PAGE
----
One of my favourite Russian proverbs (I’ve got to make some use of my high school Russian somehow) is ‘God loves a trinity’. Which basically means that the big man would most likely be down with Look Around The Corner, being as it’s a collaboration between three very special musical entities: Alice Russell, Quantic and The Combo Barbaro. That’s a fantastic singer, a hugely talented producer/arranger/guitar player and a band of South American musical legends, respectively, coming together to make something very special indeed.
If you’re in the unfortunate position of not being familiar with any of the members of this troupe, here’s a quick résumé. Quantic’s a prolific producer from England who’s got more fingers in more musical pies than ?uestlove. One of his earliest projects was the Quantic Soul Orchestra, which occasionally featured a young singer called Alice Russell. Five years, and more than a few albums and excursions into reggae, trip hop and funk later, he moved to Colombia. Inspired by the surroundings, he made his finest album yet, Tradition in Transition, with a band of South American legends that he called The Combo Barbaro. It was a brilliant record: evocative, powerful, beautiful, a homage to Colombia and its music.
Meanwhile, on the other side of the world, Alice Russell was establishing herself as one of the UK’s finest soul singers, actually, one of Europe’s finest singers, period. A petite blonde blessed with a voice that can stop you dead in your tracks. Schooled in gospel, she does soul, she does funk, she does electronica and she does it all with a grace, charm and skill that has enchanted audiences all around the world.
So news that Quantic and Russell would finally be collaborating for an album, backed by the Combo Barbaro, was music to these ears. And thankfully, it’s a record that’s everything you’d hope for and more. As soon as the title track kicks things off, you simply know that you’re in for a treat. “Look Around The Corner” is an epic, Rotary Connection style soul number, full of soaring vocals, majestic strings, tight guitar licks, a wall of harmonies and one kick-ass tune. Actually there’s about four tunes wrapped up in this monster, but that’s not really relevant. It’s huge; that’s all that matters.
All three parties are at the top of their game – Russell is in complete control of her formidable voice, Quantic is in the most verdant part of his career, and the Combo Barbaro? Well, they’ve been dope for years. The result is a triumph. Like Tradition in Transition, it works because it seamlessly integrates the various styles and talents of the various musicians and weaves them into a harmonious whole.
It’s soul with a Latin tinge, or it’s a Latin soul album, whatever you want to call it, it’s fantastic. There’s a swing and a swagger here that wasn’t present in Tradition in Transition. Much of that comes from Russell, but in general the mood is more upbeat. This is party music, music to be played out loud, shared with others and to dance to. This is most evident on “Boogaloo 33” and “Magdalena” but almost every tune comes with a nagging hook that will get you humming if you’re at your desk and shaking your hips if you’re out and about.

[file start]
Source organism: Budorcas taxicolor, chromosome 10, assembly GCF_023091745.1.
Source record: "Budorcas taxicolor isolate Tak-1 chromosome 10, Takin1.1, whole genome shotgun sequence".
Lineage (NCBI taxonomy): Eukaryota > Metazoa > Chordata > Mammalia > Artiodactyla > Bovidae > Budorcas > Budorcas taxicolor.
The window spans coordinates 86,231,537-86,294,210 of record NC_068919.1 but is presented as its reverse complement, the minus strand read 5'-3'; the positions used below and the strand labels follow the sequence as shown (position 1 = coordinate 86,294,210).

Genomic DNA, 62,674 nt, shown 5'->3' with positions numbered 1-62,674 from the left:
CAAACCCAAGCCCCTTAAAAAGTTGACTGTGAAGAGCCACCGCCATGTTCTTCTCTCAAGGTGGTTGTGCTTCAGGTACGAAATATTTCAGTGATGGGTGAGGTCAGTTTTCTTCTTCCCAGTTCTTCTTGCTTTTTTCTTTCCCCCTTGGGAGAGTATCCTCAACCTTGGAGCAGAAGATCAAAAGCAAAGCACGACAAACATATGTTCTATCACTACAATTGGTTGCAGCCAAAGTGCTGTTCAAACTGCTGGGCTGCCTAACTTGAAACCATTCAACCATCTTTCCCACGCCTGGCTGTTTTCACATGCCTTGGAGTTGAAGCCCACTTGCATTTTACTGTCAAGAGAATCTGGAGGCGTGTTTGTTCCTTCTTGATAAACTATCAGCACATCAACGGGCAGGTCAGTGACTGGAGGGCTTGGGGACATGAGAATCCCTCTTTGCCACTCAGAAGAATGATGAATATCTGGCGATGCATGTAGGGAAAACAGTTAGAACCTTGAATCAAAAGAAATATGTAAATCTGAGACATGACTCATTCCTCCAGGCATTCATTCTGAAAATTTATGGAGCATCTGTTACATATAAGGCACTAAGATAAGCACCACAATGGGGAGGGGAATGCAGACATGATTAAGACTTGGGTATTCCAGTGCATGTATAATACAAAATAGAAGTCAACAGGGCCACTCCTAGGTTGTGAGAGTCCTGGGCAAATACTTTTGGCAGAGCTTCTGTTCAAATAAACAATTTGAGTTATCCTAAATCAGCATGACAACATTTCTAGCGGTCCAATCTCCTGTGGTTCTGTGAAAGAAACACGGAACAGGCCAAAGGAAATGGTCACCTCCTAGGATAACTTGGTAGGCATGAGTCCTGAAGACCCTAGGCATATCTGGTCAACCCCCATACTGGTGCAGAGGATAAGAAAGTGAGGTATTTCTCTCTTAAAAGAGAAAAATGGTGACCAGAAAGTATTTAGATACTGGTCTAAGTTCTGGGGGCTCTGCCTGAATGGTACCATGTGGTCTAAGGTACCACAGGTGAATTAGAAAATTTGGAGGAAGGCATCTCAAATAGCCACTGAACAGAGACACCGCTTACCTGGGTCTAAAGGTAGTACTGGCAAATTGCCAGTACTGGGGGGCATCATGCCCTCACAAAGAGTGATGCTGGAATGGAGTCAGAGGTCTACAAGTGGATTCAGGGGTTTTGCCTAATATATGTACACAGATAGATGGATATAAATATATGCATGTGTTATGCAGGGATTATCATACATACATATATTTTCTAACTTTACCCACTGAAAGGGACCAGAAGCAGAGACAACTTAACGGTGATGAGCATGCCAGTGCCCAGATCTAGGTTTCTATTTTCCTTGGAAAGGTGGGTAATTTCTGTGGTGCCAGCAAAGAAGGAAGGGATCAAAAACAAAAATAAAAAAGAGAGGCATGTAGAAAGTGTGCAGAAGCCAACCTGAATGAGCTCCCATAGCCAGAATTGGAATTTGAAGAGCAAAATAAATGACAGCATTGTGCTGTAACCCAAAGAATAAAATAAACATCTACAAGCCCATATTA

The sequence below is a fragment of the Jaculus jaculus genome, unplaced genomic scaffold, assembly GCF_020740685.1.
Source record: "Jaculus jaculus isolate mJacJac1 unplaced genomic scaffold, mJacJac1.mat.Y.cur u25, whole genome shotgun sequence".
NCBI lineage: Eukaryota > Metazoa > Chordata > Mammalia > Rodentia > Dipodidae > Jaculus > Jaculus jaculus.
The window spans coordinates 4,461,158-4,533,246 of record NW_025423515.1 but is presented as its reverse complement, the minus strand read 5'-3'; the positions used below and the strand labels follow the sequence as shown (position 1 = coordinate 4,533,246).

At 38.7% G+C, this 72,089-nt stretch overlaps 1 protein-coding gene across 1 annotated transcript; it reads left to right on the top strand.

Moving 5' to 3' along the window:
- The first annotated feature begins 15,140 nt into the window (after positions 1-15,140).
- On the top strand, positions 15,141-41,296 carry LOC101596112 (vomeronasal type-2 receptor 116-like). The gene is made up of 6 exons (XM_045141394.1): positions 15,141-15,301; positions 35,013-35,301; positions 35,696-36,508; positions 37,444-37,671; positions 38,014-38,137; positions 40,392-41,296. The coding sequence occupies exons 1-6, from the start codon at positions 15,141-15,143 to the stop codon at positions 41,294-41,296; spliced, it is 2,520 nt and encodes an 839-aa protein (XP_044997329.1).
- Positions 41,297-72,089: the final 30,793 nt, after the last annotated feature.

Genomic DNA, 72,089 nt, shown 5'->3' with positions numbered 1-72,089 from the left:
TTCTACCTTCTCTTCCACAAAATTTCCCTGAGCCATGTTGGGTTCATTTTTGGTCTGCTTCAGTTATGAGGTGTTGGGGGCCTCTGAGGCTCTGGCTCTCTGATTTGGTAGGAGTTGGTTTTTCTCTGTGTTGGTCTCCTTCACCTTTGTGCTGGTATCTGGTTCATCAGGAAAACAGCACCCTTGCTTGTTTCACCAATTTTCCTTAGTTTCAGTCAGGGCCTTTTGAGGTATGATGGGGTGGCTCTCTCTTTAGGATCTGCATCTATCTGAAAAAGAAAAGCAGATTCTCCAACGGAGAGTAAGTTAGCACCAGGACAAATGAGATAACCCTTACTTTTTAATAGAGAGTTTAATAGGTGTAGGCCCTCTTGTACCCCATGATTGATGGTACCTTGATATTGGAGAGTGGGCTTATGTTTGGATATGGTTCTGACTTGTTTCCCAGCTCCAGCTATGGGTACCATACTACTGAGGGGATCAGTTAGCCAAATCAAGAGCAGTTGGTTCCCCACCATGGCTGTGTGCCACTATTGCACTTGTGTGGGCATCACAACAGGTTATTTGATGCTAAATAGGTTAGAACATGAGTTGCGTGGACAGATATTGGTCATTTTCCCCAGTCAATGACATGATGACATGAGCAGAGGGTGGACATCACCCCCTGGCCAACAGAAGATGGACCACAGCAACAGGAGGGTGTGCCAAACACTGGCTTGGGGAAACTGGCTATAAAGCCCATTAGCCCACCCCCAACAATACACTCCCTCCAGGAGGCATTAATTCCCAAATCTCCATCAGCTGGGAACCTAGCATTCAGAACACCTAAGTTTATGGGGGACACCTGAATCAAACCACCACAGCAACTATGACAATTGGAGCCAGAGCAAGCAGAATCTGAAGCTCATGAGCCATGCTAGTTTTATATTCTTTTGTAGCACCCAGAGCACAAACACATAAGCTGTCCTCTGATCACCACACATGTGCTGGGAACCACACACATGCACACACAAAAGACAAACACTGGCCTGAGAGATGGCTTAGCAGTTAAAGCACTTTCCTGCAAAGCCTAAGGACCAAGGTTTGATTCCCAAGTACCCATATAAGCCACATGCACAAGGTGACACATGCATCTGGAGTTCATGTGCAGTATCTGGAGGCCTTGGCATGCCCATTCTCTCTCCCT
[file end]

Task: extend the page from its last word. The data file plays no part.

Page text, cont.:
But if there’s one song on this fine album that encapsulates its appeal, it’s the fantastic cover of “I’ll Keep My Light In My Window.” It’s not often you can take a song that Marvin Gaye and Diana Ross made famous and make it your own, but that’s what the various talents on display have done here. In no small part thanks to the mad skills of Alfredito Linares. Without exception, every track he’s featured on is magic. No exaggeration. The sound of his piano transports you straight to a bar in South America, someplace where the music is hot, the dancing is hotter and the vibe is off the hook. He doesn’t quite steal the show (that’s impossible when Russell’s around) but man, his tinkling of the ivories is a joy to hear.
When the whole of the Combo Barbaro are given a chance to show off their chops on the instrumentals–like “Road to Islay” and “Una Tarde En Mariquita”–they do exactly that. These tracks may be intended to serve as a break between the more full-throttled vocal numbers but they’re decidedly more killer than filler.
But the star of the show is Alice Russell. Russell has always impressed with the sheer force of her voice, but it’s her delicacy here that shines through. There’s not a note out of place, a vocal that stretches too far or is too dramatic.
But Look Around The Corner isn’t about one person. It’s a resounding success precisely because it’s a true ensemble record, a genuine collaboration between musicians. This record works because it’s Quantic and Alice Russell with the Combo Barbaro writing songs and making music together – there’s no question of there being a backing band or headline artist, just a group of very talented people coming together to produce some very, very good music. Individually, they’ve all been making some of the best music in their niches for years. Now it’s time for them to shine together.